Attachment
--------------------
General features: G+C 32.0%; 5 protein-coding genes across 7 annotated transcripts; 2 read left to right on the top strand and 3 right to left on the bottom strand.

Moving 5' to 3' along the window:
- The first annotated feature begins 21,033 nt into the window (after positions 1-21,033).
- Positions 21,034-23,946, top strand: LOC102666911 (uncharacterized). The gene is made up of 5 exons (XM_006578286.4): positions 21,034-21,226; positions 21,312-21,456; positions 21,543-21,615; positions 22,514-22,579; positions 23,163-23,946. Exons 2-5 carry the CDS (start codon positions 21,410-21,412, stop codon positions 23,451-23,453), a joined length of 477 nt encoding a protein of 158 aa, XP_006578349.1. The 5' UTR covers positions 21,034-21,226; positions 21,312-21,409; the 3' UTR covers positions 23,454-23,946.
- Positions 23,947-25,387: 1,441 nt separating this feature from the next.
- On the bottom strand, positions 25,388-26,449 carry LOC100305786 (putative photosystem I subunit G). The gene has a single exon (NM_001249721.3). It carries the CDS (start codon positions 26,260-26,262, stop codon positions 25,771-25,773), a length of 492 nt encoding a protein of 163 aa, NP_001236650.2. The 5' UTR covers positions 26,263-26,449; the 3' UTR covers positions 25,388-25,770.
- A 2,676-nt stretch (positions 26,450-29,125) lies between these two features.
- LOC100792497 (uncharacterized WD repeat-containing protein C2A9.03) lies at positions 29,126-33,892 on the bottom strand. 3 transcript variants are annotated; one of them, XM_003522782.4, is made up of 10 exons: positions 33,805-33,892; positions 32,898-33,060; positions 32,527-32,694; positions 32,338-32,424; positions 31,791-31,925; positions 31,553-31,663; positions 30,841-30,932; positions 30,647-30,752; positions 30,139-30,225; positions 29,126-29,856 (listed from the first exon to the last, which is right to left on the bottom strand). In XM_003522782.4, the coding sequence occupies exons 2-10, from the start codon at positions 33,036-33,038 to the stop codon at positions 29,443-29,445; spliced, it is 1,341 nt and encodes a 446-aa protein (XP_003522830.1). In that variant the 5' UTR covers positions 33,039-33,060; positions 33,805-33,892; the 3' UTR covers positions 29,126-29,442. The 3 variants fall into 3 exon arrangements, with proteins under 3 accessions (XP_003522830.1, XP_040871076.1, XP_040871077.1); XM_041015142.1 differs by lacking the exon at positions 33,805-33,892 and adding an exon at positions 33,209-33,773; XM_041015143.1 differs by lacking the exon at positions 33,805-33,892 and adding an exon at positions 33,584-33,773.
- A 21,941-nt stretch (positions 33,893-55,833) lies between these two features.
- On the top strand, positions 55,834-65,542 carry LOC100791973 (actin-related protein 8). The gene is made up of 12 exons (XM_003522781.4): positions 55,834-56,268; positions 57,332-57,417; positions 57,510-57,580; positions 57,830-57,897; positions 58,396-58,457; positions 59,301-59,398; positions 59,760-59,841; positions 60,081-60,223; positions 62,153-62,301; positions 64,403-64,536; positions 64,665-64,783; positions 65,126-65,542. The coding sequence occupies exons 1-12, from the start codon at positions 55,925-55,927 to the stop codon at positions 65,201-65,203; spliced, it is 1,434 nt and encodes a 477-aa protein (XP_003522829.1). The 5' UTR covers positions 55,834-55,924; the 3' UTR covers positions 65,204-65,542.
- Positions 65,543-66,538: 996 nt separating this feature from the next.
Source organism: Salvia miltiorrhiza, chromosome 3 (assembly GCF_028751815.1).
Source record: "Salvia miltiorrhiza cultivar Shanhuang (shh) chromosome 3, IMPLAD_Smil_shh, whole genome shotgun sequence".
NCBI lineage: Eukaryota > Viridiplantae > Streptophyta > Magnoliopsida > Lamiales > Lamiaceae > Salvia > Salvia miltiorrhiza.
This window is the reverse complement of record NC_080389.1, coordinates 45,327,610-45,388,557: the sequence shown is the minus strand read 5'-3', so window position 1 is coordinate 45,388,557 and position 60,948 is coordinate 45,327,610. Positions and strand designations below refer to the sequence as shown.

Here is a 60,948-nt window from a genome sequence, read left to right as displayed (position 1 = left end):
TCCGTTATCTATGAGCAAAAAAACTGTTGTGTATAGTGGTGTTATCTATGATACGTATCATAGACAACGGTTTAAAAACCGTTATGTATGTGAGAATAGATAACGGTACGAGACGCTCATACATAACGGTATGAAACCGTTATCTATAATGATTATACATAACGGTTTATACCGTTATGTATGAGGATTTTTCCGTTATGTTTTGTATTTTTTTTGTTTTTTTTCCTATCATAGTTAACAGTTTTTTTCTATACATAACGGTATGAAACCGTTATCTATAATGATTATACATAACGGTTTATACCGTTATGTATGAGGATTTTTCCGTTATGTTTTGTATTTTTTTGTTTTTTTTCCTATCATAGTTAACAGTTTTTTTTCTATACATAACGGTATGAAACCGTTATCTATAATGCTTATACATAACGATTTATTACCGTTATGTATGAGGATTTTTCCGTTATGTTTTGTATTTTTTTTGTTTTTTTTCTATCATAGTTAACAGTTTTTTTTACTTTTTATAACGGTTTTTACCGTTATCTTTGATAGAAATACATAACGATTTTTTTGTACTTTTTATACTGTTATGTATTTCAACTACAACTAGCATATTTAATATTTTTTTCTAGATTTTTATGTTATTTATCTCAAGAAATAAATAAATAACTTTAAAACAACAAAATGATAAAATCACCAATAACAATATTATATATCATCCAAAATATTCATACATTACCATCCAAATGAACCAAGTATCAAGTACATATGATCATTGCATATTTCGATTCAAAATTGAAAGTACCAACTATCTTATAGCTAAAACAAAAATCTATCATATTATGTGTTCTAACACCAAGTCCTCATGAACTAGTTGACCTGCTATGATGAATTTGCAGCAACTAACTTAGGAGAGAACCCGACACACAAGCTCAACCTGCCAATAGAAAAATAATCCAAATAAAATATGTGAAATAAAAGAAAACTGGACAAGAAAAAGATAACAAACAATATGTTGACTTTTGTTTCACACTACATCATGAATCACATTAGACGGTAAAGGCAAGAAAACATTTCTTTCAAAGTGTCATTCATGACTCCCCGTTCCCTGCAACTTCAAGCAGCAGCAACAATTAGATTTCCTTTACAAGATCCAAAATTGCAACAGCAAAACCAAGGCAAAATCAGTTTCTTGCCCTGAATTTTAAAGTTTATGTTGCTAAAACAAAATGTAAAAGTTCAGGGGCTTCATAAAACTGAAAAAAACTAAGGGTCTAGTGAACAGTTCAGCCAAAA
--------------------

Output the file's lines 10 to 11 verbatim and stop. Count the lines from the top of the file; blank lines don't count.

- On the top strand, positions 55,834-65,542 carry LOC100791973 (actin-related protein 8). The gene is made up of 12 exons (XM_003522781.4): positions 55,834-56,268; positions 57,332-57,417; positions 57,510-57,580; positions 57,830-57,897; positions 58,396-58,457; positions 59,301-59,398; positions 59,760-59,841; positions 60,081-60,223; positions 62,153-62,301; positions 64,403-64,536; positions 64,665-64,783; positions 65,126-65,542. The coding sequence occupies exons 1-12, from the start codon at positions 55,925-55,927 to the stop codon at positions 65,201-65,203; spliced, it is 1,434 nt and encodes a 477-aa protein (XP_003522829.1). The 5' UTR covers positions 55,834-55,924; the 3' UTR covers positions 65,204-65,542.
- Positions 65,543-66,538: 996 nt separating this feature from the next.